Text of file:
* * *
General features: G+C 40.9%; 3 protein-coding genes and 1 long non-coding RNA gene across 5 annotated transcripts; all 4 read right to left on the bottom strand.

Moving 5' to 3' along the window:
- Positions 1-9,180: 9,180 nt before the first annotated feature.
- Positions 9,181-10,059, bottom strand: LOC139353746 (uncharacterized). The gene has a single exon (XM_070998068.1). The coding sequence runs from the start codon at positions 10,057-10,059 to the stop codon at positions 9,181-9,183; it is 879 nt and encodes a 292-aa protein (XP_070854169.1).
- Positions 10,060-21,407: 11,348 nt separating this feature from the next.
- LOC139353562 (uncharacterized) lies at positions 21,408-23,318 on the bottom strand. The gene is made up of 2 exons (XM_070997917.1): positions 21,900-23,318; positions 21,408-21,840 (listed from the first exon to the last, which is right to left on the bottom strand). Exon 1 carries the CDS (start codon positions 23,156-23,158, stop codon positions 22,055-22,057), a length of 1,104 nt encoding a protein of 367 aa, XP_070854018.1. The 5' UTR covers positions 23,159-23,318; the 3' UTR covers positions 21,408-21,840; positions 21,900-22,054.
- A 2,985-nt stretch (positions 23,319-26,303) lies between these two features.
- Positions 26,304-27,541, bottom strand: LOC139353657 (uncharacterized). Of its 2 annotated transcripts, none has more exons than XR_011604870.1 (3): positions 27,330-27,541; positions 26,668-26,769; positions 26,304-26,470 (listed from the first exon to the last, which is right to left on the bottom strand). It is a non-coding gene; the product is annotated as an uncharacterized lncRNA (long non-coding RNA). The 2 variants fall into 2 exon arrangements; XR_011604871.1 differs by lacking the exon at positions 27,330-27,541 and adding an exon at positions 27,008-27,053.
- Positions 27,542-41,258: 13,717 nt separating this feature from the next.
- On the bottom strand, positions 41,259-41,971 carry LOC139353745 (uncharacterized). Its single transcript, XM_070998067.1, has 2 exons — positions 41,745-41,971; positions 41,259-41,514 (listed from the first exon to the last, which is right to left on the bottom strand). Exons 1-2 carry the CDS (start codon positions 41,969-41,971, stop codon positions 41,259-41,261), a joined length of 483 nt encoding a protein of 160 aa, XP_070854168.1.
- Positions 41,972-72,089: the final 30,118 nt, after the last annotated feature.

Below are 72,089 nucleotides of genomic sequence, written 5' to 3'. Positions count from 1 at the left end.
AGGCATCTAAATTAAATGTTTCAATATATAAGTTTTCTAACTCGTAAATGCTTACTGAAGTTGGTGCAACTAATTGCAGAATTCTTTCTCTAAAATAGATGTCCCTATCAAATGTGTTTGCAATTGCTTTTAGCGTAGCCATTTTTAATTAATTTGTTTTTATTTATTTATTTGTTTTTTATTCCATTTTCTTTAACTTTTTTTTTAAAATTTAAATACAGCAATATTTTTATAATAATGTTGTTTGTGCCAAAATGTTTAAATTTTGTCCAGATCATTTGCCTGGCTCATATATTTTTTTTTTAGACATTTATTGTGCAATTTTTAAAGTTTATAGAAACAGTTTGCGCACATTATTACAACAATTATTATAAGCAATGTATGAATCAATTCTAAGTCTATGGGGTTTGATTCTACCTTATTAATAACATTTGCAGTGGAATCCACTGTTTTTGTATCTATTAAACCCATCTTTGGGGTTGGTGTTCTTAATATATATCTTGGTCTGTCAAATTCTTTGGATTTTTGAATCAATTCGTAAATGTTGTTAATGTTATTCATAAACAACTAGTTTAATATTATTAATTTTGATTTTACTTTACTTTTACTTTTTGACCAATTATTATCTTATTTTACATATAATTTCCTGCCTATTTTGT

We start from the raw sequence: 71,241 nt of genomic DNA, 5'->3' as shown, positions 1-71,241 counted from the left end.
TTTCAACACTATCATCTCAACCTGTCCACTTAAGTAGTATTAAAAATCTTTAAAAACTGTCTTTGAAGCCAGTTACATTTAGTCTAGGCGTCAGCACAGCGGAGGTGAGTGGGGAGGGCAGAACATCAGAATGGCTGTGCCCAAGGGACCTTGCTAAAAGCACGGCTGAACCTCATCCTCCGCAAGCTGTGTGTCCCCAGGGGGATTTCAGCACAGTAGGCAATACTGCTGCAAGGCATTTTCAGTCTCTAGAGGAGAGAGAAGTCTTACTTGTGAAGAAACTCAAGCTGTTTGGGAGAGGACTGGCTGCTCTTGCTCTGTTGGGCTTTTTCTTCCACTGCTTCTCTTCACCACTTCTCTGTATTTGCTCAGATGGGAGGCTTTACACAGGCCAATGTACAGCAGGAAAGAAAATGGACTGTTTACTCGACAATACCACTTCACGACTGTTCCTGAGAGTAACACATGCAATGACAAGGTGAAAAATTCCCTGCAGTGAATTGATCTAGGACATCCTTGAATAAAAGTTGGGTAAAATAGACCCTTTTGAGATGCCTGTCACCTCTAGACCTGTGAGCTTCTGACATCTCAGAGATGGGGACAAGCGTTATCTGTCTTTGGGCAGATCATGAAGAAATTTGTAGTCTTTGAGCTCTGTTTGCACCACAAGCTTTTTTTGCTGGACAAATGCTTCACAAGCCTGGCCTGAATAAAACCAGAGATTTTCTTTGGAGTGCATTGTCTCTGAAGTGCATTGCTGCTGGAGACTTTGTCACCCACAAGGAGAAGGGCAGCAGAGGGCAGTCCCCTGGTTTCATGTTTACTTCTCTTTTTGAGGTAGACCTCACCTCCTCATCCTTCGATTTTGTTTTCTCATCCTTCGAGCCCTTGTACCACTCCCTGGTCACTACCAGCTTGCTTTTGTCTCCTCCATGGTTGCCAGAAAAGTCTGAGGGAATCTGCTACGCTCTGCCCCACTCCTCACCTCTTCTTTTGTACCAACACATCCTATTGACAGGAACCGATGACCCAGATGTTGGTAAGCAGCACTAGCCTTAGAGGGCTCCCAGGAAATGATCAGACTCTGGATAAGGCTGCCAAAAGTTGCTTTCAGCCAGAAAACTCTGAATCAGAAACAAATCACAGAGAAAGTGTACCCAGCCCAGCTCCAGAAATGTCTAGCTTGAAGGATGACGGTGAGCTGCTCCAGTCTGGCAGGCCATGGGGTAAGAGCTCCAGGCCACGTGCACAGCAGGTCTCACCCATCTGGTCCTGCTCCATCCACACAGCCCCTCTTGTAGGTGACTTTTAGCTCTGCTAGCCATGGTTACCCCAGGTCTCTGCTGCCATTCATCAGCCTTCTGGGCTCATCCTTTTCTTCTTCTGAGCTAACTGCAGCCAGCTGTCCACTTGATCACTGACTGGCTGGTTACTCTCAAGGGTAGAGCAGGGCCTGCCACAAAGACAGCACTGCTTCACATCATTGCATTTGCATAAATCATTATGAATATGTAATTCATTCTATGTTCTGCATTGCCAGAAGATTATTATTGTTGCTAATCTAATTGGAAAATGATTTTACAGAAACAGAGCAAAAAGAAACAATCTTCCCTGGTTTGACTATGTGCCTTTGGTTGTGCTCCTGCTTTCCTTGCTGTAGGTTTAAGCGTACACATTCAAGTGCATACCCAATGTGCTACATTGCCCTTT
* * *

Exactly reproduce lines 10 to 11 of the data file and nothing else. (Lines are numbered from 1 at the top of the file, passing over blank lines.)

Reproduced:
- On the bottom strand, positions 41,259-41,971 carry LOC139353745 (uncharacterized). Its single transcript, XM_070998067.1, has 2 exons — positions 41,745-41,971; positions 41,259-41,514 (listed from the first exon to the last, which is right to left on the bottom strand). Exons 1-2 carry the CDS (start codon positions 41,969-41,971, stop codon positions 41,259-41,261), a joined length of 483 nt encoding a protein of 160 aa, XP_070854168.1.
- Positions 41,972-72,089: the final 30,118 nt, after the last annotated feature.